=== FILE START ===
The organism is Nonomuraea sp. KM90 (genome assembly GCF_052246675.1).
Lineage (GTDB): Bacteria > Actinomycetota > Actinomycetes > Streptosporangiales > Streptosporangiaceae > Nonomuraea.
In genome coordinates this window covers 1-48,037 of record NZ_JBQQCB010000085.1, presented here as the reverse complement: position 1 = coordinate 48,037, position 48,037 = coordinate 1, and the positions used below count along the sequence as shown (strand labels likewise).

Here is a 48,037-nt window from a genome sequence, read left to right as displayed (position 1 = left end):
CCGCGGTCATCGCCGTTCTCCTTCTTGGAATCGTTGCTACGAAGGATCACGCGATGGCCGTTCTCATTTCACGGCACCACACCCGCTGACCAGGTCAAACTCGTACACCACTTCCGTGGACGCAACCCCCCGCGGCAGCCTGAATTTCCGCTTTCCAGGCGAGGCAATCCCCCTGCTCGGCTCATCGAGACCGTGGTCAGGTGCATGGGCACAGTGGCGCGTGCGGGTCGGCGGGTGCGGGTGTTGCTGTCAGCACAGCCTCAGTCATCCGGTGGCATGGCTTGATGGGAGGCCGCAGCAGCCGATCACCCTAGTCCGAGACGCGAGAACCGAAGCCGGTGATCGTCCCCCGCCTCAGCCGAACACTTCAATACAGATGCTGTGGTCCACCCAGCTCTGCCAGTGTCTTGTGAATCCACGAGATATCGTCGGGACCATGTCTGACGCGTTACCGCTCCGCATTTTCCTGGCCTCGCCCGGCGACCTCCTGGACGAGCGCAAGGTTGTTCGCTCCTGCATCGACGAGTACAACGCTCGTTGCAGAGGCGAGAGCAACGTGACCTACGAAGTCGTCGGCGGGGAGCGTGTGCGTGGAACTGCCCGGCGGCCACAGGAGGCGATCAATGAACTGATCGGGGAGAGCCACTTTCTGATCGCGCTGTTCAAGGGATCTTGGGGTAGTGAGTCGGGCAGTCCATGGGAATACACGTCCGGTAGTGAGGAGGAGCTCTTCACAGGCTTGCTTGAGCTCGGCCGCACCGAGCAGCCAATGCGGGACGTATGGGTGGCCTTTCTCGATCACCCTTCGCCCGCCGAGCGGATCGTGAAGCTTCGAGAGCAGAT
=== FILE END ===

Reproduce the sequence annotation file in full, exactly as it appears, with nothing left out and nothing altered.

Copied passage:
The organism is Nonomuraea sp. KM90 (genome assembly GCF_052246675.1).
Lineage (GTDB): Bacteria > Actinomycetota > Actinomycetes > Streptosporangiales > Streptosporangiaceae > Nonomuraea.
In genome coordinates this window covers 1-48,037 of record NZ_JBQQCB010000085.1, presented here as the reverse complement: position 1 = coordinate 48,037, position 48,037 = coordinate 1, and the positions used below count along the sequence as shown (strand labels likewise).

Here is a 48,037-nt window from a genome sequence, read left to right as displayed (position 1 = left end):
CCGCGGTCATCGCCGTTCTCCTTCTTGGAATCGTTGCTACGAAGGATCACGCGATGGCCGTTCTCATTTCACGGCACCACACCCGCTGACCAGGTCAAACTCGTACACCACTTCCGTGGACGCAACCCCCCGCGGCAGCCTGAATTTCCGCTTTCCAGGCGAGGCAATCCCCCTGCTCGGCTCATCGAGACCGTGGTCAGGTGCATGGGCACAGTGGCGCGTGCGGGTCGGCGGGTGCGGGTGTTGCTGTCAGCACAGCCTCAGTCATCCGGTGGCATGGCTTGATGGGAGGCCGCAGCAGCCGATCACCCTAGTCCGAGACGCGAGAACCGAAGCCGGTGATCGTCCCCCGCCTCAGCCGAACACTTCAATACAGATGCTGTGGTCCACCCAGCTCTGCCAGTGTCTTGTGAATCCACGAGATATCGTCGGGACCATGTCTGACGCGTTACCGCTCCGCATTTTCCTGGCCTCGCCCGGCGACCTCCTGGACGAGCGCAAGGTTGTTCGCTCCTGCATCGACGAGTACAACGCTCGTTGCAGAGGCGAGAGCAACGTGACCTACGAAGTCGTCGGCGGGGAGCGTGTGCGTGGAACTGCCCGGCGGCCACAGGAGGCGATCAATGAACTGATCGGGGAGAGCCACTTTCTGATCGCGCTGTTCAAGGGATCTTGGGGTAGTGAGTCGGGCAGTCCATGGGAATACACGTCCGGTAGTGAGGAGGAGCTCTTCACAGGCTTGCTTGAGCTCGGCCGCACCGAGCAGCCAATGCGGGACGTATGGGTGGCCTTTCTCGATCACCCTTCGCCCGCCGAGCGGATCGTGAAGCTTCGAGAGCAGAT